The automotive composites market is expected to top $11 billion in 2015, according to the London-based research firm Visiongain. While luxury automobiles and sports cars have long relied on composites, there’s now a trend toward mid-price models featuring more composite materials. CFRP is making its way into everything from body panels to brake rotors.
The BMW i3 is a Trend Setter
The BMW i3 was first unveiled in 2011, and production of the 5-door hatchback electric commuter car began in the last quarter of 2013. While the i3 is only one of nearly 100 vehicle models manufactured that feature at least some standard equipment made of CFRP, it has one notable distinction: Most other vehicles in this category are luxury vehicles and supercars, pricing them out of not only large production, but also out of the range the average consumer is willing to spend.
The Volkswagen XL1 is an Envelope Pusher
Volkswagen began prototyping a “one-liter car” in 2002, reflecting a fuel consumption of less than 1 liter diesel fuel per 100 km (261 mpg). “In early stages, the cigar-shaped form made it necessary for occupants to be seated behind each other,” says Christian Buhlmann, spokesman for Volkswagen and Volkswagen Americas. “Further down the engineering and production timeline it became clear that only by using CFRP structures as well as electrification of the drivetrain would the car be able to perform as needed as well as seat passengers next to each other.”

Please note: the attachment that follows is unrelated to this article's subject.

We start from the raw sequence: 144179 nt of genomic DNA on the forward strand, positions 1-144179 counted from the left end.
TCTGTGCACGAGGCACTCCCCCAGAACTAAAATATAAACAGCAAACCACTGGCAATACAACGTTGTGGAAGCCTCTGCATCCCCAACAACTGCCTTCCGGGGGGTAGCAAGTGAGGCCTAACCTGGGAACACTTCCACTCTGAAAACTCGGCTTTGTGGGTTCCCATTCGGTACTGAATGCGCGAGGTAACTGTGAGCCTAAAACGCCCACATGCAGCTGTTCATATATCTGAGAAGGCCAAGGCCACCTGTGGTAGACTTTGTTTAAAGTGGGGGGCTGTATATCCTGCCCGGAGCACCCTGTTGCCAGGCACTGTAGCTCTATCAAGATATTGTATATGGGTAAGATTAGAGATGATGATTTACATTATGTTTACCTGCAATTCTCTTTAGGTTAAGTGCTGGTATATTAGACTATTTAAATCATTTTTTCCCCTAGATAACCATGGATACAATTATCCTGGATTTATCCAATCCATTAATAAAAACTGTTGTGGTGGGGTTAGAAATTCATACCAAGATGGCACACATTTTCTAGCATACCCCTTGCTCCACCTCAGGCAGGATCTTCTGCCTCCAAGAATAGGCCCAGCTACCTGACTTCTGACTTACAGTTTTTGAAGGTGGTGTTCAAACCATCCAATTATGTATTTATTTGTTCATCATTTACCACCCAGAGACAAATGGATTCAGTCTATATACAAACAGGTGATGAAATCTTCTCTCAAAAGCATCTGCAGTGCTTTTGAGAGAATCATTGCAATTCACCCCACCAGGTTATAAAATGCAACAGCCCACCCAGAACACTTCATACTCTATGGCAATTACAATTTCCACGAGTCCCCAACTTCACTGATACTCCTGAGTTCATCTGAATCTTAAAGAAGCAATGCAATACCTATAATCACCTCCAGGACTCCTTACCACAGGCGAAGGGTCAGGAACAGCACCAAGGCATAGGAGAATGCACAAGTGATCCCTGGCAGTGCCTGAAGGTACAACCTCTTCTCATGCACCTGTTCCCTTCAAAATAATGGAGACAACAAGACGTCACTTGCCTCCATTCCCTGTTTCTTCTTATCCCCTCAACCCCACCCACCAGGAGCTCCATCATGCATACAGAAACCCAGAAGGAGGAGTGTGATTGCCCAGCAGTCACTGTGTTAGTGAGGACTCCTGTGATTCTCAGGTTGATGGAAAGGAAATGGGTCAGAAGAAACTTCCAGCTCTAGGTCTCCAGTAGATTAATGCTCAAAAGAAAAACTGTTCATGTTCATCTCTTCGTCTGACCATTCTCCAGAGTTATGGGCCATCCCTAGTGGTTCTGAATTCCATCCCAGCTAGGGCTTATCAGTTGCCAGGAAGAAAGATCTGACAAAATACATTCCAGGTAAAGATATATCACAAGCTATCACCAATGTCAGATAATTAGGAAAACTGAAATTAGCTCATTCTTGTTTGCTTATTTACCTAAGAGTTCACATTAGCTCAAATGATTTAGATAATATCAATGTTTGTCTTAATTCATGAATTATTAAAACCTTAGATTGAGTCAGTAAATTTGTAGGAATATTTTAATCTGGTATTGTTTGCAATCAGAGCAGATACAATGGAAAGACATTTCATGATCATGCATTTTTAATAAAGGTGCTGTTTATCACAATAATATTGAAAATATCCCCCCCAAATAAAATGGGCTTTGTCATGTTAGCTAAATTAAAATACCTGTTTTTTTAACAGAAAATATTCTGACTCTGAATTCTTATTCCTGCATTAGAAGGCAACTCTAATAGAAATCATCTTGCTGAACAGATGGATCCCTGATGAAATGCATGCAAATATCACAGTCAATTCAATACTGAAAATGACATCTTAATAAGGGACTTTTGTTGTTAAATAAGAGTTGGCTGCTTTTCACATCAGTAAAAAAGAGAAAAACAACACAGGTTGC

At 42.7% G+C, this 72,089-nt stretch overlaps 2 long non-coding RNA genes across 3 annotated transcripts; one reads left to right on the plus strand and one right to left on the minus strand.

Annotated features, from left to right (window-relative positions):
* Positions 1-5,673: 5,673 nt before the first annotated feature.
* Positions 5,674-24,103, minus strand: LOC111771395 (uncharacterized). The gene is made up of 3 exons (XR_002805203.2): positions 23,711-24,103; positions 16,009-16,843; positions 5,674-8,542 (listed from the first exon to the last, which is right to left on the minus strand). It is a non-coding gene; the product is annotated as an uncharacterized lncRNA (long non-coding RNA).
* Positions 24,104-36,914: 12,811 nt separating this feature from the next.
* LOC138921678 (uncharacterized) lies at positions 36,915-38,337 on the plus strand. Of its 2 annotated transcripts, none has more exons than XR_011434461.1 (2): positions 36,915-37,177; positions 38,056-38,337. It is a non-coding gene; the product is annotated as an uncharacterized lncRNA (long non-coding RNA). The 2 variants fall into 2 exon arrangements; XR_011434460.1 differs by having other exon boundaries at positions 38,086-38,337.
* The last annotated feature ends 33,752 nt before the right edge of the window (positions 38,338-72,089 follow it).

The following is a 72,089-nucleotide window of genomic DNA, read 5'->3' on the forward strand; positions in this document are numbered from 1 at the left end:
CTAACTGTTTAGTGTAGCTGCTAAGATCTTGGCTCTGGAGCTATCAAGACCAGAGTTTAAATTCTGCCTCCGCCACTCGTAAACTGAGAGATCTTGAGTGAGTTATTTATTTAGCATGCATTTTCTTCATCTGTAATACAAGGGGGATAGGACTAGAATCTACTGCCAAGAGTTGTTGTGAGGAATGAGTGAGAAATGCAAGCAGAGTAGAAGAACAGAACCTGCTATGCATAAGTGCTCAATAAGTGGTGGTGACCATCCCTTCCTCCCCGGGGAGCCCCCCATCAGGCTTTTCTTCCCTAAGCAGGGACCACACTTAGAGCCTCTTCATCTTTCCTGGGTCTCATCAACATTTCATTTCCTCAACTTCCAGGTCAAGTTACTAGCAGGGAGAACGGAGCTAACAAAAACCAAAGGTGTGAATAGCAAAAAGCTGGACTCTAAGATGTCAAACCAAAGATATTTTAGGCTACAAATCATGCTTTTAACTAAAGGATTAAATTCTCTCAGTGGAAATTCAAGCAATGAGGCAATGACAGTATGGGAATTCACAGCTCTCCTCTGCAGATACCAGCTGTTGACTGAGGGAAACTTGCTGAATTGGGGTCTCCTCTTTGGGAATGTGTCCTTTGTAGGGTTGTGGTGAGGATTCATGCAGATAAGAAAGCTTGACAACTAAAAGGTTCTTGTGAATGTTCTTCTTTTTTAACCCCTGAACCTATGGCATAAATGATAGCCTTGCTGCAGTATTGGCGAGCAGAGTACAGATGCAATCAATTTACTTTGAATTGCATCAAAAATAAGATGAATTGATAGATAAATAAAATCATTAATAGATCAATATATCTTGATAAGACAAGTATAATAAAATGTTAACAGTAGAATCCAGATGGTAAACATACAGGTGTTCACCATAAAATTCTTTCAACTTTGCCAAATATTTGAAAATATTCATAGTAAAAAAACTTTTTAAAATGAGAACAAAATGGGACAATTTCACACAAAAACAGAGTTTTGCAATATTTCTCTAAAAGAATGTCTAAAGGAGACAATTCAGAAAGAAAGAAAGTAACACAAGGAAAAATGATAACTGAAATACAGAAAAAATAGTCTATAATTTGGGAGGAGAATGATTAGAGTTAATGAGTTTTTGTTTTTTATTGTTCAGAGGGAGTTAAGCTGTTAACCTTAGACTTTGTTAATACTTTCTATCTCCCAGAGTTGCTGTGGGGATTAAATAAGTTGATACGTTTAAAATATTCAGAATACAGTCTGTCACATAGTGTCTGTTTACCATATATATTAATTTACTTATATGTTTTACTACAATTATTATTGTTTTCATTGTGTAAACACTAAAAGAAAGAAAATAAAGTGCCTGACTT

Composites in a Concept Vehicle
In November 2013, GM introduced the Chevrolet Silverado Cheyenne concept vehicle. Touting it as the company’s performance-oriented version of the 2014 Silverado, the Silverado Cheyenne cuts weight and was designed to explore performance possibilities. “The unique lightweight features built into the concept vehicle include CFRP replacements for the bumpers, tailgate and inner cargo box,” explains Jennifer Ecclestone, GM’s manager of engineering and safety communications.